The infamous road to nowhere is a poor quality dirt road that runs between Balfour and Corinna. It was bulldozed through hastily amongst huge controversy, protests and arrests in the mid-1990s. There are some great short walks along its route, at Mt Balfour, the Longback and Mt Donaldson, and the road is now used as a way to jump from the north to the southern part of the Tarkine. In 2008 afire caused a 4 month closure of the road, when illegal off-road use led to a fire which burnt 18,000 hectares including hundreds of hectares of rainforest. This unfortunate and avoidable event underscores how fragile the Tarkine is, and how important it is that we have good protection in place for the Tarkine and have a well-funded Parks & Wildlife service to look after the Tarkine and manage and provide direction for visitors.

A refuge for the Devil

The Tarkine is the home to the last disease free population of the Tasmanian Devil. The Tasmanaian Devil is being pushed to extinction by the fatal Devil Facial Tumour Disease. This disease has been estimated to have killed 80% of the Tasmanian Devil population in the past decade. As such the habitat of the Tarkine is critical to survival of this iconic species in the wild. Threats such as mining, logging and roading place the future of the Devil at risk.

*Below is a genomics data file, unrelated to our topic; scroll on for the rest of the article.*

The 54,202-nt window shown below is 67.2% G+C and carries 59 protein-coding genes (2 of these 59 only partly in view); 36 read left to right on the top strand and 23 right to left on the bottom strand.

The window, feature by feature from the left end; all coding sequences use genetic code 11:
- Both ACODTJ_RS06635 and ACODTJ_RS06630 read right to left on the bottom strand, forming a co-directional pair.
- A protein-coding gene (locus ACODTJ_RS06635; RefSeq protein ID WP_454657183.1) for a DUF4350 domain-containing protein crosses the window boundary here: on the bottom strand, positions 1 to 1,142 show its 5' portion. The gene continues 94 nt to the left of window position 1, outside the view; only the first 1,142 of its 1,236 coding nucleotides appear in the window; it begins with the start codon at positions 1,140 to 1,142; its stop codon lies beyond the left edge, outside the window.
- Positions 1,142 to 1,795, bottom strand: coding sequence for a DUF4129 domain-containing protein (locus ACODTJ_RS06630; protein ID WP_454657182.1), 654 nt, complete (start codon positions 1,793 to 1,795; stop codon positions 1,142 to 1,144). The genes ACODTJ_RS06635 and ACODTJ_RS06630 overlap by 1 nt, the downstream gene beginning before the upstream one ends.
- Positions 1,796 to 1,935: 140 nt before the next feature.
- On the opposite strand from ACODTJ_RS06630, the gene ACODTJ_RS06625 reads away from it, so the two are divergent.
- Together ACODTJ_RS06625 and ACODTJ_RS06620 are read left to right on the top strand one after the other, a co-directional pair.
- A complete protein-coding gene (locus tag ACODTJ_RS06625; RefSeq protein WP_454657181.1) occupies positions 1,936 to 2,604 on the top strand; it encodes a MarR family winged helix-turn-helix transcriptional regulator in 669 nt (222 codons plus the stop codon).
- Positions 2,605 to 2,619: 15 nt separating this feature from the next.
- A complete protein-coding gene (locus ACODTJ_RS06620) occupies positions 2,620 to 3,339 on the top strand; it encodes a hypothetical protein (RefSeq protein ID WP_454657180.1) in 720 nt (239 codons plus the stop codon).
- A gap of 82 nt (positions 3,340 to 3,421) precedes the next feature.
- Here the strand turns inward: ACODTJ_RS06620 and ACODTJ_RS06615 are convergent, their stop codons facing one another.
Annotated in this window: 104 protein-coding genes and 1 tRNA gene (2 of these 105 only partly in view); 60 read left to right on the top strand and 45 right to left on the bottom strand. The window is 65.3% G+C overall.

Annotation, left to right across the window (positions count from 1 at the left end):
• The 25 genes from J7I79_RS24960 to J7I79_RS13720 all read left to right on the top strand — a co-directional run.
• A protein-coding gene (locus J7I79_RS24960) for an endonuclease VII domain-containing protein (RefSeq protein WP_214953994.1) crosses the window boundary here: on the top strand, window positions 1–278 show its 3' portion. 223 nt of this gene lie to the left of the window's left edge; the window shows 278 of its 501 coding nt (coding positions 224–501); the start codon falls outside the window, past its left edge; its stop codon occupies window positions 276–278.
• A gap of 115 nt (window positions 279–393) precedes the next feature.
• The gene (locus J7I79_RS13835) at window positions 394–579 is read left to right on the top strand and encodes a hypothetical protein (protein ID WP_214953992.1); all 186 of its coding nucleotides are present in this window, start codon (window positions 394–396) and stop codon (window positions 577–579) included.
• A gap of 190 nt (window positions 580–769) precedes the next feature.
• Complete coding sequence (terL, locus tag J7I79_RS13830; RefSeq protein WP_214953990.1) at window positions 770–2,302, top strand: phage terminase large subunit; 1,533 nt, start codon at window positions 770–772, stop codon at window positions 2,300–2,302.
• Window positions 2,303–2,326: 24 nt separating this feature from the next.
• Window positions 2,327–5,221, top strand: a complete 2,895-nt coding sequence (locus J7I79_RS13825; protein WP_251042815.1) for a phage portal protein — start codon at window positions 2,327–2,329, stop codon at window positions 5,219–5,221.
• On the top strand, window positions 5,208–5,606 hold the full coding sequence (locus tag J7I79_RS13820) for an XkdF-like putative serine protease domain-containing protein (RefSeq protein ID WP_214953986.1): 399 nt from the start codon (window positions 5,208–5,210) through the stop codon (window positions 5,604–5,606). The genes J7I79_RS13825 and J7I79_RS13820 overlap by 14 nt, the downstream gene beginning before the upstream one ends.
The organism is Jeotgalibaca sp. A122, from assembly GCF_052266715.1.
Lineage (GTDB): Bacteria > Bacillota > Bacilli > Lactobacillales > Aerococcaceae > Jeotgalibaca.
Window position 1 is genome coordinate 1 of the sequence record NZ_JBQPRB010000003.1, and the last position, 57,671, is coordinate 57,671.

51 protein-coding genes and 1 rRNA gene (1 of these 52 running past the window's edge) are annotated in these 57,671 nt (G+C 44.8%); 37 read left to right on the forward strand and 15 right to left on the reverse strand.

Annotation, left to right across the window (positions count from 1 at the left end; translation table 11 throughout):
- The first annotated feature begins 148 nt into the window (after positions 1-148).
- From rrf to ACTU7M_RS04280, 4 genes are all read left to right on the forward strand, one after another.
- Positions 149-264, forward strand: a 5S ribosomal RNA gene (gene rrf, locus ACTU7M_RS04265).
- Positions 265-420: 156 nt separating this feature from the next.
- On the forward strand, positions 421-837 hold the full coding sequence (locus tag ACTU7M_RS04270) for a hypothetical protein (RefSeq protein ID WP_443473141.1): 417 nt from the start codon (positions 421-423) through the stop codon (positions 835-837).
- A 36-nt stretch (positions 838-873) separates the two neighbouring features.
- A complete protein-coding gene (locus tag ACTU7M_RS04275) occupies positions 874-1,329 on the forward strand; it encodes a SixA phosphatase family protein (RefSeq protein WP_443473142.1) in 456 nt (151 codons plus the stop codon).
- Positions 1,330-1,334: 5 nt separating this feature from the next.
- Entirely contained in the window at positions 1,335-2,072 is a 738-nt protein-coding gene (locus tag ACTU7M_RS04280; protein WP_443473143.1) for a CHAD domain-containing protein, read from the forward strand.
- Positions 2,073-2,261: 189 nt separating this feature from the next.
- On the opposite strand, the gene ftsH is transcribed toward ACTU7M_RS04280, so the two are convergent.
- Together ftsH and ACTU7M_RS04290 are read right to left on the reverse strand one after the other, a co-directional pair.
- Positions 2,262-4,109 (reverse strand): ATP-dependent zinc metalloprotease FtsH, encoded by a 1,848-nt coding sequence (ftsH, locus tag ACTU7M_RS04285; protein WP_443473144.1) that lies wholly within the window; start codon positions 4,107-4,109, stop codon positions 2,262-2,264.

New mines for the Tarkine?

New mines are being proposed for the Tarkine, and the campaign to prevent this onslaught of destruction is heating up. Many of these mines are Pilbara style open cut mines. Early successes in this campaign have seen off mine proposals at Keith River, Riley Creek and Nelson Bay River, but Venture Minerals are intending to press ahead with their proposed tin mine at Mt Lindsay. We will continue the fight to prevent this tragedy.